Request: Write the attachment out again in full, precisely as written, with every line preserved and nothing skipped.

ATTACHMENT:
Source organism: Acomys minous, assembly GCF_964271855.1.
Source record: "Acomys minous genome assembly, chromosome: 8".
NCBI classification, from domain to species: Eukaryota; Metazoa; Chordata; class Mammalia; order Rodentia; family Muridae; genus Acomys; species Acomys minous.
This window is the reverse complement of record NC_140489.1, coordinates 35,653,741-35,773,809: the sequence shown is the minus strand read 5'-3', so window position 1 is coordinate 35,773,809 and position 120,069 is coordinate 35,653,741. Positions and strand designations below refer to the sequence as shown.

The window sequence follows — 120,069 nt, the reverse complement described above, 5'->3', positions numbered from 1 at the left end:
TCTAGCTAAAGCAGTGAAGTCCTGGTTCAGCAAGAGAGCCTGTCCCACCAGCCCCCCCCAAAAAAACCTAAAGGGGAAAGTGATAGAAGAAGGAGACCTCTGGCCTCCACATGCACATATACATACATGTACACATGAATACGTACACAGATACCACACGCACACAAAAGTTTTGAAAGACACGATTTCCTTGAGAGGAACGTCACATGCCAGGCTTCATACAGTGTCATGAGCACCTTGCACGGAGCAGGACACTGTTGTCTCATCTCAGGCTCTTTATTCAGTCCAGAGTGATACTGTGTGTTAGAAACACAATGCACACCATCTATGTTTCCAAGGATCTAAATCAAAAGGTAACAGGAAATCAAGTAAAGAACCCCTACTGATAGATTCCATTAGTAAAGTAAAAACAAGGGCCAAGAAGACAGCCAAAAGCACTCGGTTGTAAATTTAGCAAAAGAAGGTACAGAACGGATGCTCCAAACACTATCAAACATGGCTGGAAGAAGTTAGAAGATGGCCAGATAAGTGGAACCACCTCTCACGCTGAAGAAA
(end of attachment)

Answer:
Source organism: Acomys minous, assembly GCF_964271855.1.
Source record: "Acomys minous genome assembly, chromosome: 8".
NCBI classification, from domain to species: Eukaryota; Metazoa; Chordata; class Mammalia; order Rodentia; family Muridae; genus Acomys; species Acomys minous.
This window is the reverse complement of record NC_140489.1, coordinates 35,653,741-35,773,809: the sequence shown is the minus strand read 5'-3', so window position 1 is coordinate 35,773,809 and position 120,069 is coordinate 35,653,741. Positions and strand designations below refer to the sequence as shown.

The window sequence follows — 120,069 nt, the reverse complement described above, 5'->3', positions numbered from 1 at the left end:
TCTAGCTAAAGCAGTGAAGTCCTGGTTCAGCAAGAGAGCCTGTCCCACCAGCCCCCCCCAAAAAAACCTAAAGGGGAAAGTGATAGAAGAAGGAGACCTCTGGCCTCCACATGCACATATACATACATGTACACATGAATACGTACACAGATACCACACGCACACAAAAGTTTTGAAAGACACGATTTCCTTGAGAGGAACGTCACATGCCAGGCTTCATACAGTGTCATGAGCACCTTGCACGGAGCAGGACACTGTTGTCTCATCTCAGGCTCTTTATTCAGTCCAGAGTGATACTGTGTGTTAGAAACACAATGCACACCATCTATGTTTCCAAGGATCTAAATCAAAAGGTAACAGGAAATCAAGTAAAGAACCCCTACTGATAGATTCCATTAGTAAAGTAAAAACAAGGGCCAAGAAGACAGCCAAAAGCACTCGGTTGTAAATTTAGCAAAAGAAGGTACAGAACGGATGCTCCAAACACTATCAAACATGGCTGGAAGAAGTTAGAAGATGGCCAGATAAGTGGAACCACCTCTCACGCTGAAGAAA